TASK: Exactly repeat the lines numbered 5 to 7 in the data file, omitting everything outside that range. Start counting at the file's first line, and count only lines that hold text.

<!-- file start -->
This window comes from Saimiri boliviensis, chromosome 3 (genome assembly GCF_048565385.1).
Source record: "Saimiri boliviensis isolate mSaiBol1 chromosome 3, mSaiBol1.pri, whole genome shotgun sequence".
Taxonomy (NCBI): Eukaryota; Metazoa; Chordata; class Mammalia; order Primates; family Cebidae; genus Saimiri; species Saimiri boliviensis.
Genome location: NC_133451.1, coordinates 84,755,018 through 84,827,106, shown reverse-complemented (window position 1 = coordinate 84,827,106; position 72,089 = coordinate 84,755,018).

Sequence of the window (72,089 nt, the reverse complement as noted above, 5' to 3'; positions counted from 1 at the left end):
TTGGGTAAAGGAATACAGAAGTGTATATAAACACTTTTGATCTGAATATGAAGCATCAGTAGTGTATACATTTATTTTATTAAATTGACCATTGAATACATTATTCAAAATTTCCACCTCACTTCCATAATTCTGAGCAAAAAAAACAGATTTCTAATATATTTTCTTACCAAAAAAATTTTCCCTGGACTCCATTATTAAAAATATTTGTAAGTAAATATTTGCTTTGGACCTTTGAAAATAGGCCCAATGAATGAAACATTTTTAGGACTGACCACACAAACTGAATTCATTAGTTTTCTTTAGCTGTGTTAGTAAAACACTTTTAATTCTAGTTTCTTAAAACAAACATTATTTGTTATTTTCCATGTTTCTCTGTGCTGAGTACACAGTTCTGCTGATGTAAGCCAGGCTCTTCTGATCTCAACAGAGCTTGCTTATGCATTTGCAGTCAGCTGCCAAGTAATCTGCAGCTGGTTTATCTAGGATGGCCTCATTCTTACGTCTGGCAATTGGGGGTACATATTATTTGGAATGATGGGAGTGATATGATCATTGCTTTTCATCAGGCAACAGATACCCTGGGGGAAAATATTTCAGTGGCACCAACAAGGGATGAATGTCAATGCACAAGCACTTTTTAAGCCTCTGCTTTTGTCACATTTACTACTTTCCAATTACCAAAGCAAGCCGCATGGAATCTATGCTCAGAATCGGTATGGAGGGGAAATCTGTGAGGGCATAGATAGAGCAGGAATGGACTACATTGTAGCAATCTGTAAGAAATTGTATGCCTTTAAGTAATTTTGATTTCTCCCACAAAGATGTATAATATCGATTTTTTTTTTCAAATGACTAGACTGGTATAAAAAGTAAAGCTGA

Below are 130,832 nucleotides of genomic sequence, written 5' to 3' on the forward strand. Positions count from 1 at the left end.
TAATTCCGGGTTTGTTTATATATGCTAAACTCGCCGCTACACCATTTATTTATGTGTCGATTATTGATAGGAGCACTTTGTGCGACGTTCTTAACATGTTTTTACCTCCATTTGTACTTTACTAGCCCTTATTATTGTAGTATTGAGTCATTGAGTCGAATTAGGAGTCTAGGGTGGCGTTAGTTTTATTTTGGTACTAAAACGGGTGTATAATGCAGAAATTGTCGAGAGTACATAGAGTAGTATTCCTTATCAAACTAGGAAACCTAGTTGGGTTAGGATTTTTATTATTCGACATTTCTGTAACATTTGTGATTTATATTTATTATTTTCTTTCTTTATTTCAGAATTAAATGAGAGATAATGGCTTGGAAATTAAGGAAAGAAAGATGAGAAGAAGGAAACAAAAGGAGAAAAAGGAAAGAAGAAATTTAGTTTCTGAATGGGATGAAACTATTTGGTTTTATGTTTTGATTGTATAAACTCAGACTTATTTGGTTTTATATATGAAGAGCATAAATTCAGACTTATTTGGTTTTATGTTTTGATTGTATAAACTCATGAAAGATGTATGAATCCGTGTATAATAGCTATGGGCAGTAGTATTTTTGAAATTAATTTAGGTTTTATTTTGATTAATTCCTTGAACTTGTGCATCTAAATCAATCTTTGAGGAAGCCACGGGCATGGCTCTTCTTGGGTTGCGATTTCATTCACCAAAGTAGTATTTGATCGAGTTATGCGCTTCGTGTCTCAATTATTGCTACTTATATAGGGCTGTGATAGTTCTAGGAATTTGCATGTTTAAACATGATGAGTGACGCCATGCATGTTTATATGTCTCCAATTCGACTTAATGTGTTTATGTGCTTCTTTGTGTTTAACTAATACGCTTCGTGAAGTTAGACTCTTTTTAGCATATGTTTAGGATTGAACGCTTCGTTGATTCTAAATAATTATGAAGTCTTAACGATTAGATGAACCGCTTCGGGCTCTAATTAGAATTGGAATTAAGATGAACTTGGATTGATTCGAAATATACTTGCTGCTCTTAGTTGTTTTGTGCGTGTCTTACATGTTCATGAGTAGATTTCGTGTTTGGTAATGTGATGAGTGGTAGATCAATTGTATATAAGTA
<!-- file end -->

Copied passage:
Sequence of the window (72,089 nt, the reverse complement as noted above, 5' to 3'; positions counted from 1 at the left end):
TTGGGTAAAGGAATACAGAAGTGTATATAAACACTTTTGATCTGAATATGAAGCATCAGTAGTGTATACATTTATTTTATTAAATTGACCATTGAATACATTATTCAAAATTTCCACCTCACTTCCATAATTCTGAGCAAAAAAAACAGATTTCTAATATATTTTCTTACCAAAAAAATTTTCCCTGGACTCCATTATTAAAAATATTTGTAAGTAAATATTTGCTTTGGACCTTTGAAAATAGGCCCAATGAATGAAACATTTTTAGGACTGACCACACAAACTGAATTCATTAGTTTTCTTTAGCTGTGTTAGTAAAACACTTTTAATTCTAGTTTCTTAAAACAAACATTATTTGTTATTTTCCATGTTTCTCTGTGCTGAGTACACAGTTCTGCTGATGTAAGCCAGGCTCTTCTGATCTCAACAGAGCTTGCTTATGCATTTGCAGTCAGCTGCCAAGTAATCTGCAGCTGGTTTATCTAGGATGGCCTCATTCTTACGTCTGGCAATTGGGGGTACATATTATTTGGAATGATGGGAGTGATATGATCATTGCTTTTCATCAGGCAACAGATACCCTGGGGGAAAATATTTCAGTGGCACCAACAAGGGATGAATGTCAATGCACAAGCACTTTTTAAGCCTCTGCTTTTGTCACATTTACTACTTTCCAATTACCAAAGCAAGCCGCATGGAATCTATGCTCAGAATCGGTATGGAGGGGAAATCTGTGAGGGCATAGATAGAGCAGGAATGGACTACATTGTAGCAATCTGTAAGAAATTGTATGCCTTTAAGTAATTTTGATTTCTCCCACAAAGATGTATAATATCGATTTTTTTTTTCAAATGACTAGACTGGTATAAAAAGTAAAGCTGA

Below are 130,832 nucleotides of genomic sequence, written 5' to 3' on the forward strand. Positions count from 1 at the left end.